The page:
Storms involved in the Fujiwhara effect are rotating around one another as if they had locked arms and were square dancing. Rather than each storm spinning about the other, they are actually moving about a central point between them, as if both were tied to the same post and each swung around it separately of the other.
To complete the effect, the entire system - the two storms and the central point between them - must move off in a single direction while the storms continue spinning about each other.
Fujiwhara looked closely at many different types of vortices to see how they acted when they came close to each other. He noted that if two vortices were equal in size and strength and spun in the same direction (like the hands of a clock but backwards, or "counter-clockwise"), they would move about each other as described above. But he also noticed other movements.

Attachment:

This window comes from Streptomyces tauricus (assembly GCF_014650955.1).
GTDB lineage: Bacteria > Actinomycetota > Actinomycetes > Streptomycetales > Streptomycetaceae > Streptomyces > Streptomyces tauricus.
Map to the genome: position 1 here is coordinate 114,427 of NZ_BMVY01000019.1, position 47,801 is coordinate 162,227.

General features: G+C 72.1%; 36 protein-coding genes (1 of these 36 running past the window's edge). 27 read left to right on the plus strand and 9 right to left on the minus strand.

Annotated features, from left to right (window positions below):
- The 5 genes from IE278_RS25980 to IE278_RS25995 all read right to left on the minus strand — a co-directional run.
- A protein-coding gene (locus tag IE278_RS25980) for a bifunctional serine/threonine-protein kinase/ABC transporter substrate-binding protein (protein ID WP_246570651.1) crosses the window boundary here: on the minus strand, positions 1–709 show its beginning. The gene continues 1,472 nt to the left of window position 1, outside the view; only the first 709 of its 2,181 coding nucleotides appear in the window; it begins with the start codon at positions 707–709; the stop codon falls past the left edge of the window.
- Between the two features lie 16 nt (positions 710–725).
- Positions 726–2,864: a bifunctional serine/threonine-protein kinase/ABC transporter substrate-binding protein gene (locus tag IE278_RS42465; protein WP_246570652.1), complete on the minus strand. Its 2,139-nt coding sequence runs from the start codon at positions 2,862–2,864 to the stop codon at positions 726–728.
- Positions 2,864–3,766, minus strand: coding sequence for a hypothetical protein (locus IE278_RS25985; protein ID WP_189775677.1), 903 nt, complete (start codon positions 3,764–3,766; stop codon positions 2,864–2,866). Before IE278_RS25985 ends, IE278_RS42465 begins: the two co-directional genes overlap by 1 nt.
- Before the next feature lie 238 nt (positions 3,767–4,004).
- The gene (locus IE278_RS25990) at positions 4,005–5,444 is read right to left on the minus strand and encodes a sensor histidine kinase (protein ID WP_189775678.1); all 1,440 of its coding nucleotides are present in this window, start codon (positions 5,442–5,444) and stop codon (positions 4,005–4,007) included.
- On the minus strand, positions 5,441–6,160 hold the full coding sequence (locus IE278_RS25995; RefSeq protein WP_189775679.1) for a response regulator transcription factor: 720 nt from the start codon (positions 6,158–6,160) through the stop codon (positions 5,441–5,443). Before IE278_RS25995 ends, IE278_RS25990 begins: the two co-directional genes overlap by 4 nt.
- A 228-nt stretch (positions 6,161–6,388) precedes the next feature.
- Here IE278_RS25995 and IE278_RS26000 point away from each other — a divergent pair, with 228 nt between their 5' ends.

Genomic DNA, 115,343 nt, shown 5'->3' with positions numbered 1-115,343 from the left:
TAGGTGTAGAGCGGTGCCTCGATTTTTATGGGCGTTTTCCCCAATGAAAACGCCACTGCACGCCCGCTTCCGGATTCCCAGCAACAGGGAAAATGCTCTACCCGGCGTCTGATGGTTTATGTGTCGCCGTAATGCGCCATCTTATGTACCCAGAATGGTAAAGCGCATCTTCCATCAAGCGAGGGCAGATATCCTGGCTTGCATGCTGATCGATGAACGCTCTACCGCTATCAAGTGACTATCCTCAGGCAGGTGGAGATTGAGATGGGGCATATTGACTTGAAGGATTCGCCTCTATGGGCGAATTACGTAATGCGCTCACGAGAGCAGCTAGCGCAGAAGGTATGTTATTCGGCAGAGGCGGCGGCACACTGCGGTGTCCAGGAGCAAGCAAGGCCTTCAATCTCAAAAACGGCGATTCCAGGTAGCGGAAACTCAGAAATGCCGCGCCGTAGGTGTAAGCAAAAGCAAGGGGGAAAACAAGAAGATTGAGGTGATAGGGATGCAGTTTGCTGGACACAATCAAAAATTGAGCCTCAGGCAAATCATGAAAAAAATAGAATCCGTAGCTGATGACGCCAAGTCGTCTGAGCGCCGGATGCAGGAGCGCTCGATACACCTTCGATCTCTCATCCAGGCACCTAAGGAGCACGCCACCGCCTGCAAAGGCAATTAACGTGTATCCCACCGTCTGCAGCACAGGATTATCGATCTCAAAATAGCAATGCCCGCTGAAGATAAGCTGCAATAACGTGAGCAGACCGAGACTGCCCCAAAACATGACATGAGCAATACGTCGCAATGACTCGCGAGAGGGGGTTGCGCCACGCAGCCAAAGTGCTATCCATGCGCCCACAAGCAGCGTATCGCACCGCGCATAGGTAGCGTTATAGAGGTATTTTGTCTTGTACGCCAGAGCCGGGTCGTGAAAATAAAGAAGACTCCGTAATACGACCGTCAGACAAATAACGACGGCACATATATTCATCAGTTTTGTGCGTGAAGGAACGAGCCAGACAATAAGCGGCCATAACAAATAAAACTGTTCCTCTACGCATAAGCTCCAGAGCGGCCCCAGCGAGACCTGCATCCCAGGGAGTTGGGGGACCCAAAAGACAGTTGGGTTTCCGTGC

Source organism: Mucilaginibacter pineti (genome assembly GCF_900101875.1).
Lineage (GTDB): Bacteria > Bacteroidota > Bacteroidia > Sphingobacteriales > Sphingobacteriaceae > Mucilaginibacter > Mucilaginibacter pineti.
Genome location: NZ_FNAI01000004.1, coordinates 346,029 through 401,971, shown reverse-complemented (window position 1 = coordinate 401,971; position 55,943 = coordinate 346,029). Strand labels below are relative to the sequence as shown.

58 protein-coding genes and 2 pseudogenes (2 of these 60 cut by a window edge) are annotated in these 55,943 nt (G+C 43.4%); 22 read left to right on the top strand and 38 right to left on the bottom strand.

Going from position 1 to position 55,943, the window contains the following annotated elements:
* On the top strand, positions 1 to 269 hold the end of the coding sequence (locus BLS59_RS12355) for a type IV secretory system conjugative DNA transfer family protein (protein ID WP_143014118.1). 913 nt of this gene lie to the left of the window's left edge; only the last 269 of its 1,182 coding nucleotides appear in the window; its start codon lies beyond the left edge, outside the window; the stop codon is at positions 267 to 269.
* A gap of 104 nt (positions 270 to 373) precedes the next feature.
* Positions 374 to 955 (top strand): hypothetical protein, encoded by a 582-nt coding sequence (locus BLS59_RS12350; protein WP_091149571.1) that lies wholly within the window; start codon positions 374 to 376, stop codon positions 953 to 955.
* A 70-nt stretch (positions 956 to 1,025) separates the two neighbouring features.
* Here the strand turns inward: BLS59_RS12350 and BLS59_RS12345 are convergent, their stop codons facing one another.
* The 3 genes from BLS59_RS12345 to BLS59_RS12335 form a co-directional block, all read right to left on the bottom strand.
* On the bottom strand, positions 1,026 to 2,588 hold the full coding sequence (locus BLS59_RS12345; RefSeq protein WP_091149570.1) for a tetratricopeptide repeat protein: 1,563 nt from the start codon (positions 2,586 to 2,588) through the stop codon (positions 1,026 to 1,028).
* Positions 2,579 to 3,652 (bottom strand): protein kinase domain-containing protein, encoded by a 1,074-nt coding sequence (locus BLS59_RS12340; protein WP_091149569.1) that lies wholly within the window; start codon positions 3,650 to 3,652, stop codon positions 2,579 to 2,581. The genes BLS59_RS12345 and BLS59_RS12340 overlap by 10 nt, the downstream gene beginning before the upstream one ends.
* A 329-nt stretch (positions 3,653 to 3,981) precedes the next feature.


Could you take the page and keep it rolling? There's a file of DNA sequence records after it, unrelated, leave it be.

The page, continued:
If two vortices spinning counter-clockwise approached and one of the vortices was larger than the other, they would begin spinning around each other for a short time with the larger one dominating. Eventually the smaller of the two vortices would get caught in the circulation of the larger one and be gobbled up.
If the similar vortices spun in opposite directions, one clockwise, one counter-clockwise, they would push each other away if they got too close. Other scientists since 1921 studied many cases where this happened in the atmosphere. Tropical cyclones called hurricanes or typhoons are perfect examples. This is where the term "Fujiwhara effect" gets used most often.
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